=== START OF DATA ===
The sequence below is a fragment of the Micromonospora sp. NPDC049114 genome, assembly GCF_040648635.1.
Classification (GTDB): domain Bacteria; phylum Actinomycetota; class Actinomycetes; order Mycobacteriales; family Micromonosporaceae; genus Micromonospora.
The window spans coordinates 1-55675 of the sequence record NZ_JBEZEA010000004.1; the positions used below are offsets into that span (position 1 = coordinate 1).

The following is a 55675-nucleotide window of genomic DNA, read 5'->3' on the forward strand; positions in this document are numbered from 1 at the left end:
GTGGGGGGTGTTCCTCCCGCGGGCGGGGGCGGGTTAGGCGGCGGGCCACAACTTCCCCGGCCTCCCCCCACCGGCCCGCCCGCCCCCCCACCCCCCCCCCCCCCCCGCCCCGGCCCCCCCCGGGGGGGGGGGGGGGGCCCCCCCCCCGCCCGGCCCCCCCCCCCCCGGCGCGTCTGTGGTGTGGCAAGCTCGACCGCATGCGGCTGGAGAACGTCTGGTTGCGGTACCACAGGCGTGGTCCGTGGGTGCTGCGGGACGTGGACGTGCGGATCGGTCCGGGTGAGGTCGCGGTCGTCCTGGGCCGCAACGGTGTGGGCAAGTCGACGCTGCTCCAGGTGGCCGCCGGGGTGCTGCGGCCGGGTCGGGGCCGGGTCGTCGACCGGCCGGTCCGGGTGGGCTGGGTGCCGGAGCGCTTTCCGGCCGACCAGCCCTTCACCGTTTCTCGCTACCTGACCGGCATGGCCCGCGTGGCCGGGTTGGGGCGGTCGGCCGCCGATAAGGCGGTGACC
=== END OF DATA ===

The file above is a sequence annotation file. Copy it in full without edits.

The sequence below is a fragment of the Micromonospora sp. NPDC049114 genome, assembly GCF_040648635.1.
Classification (GTDB): domain Bacteria; phylum Actinomycetota; class Actinomycetes; order Mycobacteriales; family Micromonosporaceae; genus Micromonospora.
The window spans coordinates 1-55675 of the sequence record NZ_JBEZEA010000004.1; the positions used below are offsets into that span (position 1 = coordinate 1).

The following is a 55675-nucleotide window of genomic DNA, read 5'->3' on the forward strand; positions in this document are numbered from 1 at the left end:
GTGGGGGGTGTTCCTCCCGCGGGCGGGGGCGGGTTAGGCGGCGGGCCACAACTTCCCCGGCCTCCCCCCACCGGCCCGCCCGCCCCCCCACCCCCCCCCCCCCCCCGCCCCGGCCCCCCCCGGGGGGGGGGGGGGGGCCCCCCCCCCGCCCGGCCCCCCCCCCCCCGGCGCGTCTGTGGTGTGGCAAGCTCGACCGCATGCGGCTGGAGAACGTCTGGTTGCGGTACCACAGGCGTGGTCCGTGGGTGCTGCGGGACGTGGACGTGCGGATCGGTCCGGGTGAGGTCGCGGTCGTCCTGGGCCGCAACGGTGTGGGCAAGTCGACGCTGCTCCAGGTGGCCGCCGGGGTGCTGCGGCCGGGTCGGGGCCGGGTCGTCGACCGGCCGGTCCGGGTGGGCTGGGTGCCGGAGCGCTTTCCGGCCGACCAGCCCTTCACCGTTTCTCGCTACCTGACCGGCATGGCCCGCGTGGCCGGGTTGGGGCGGTCGGCCGCCGATAAGGCGGTGACC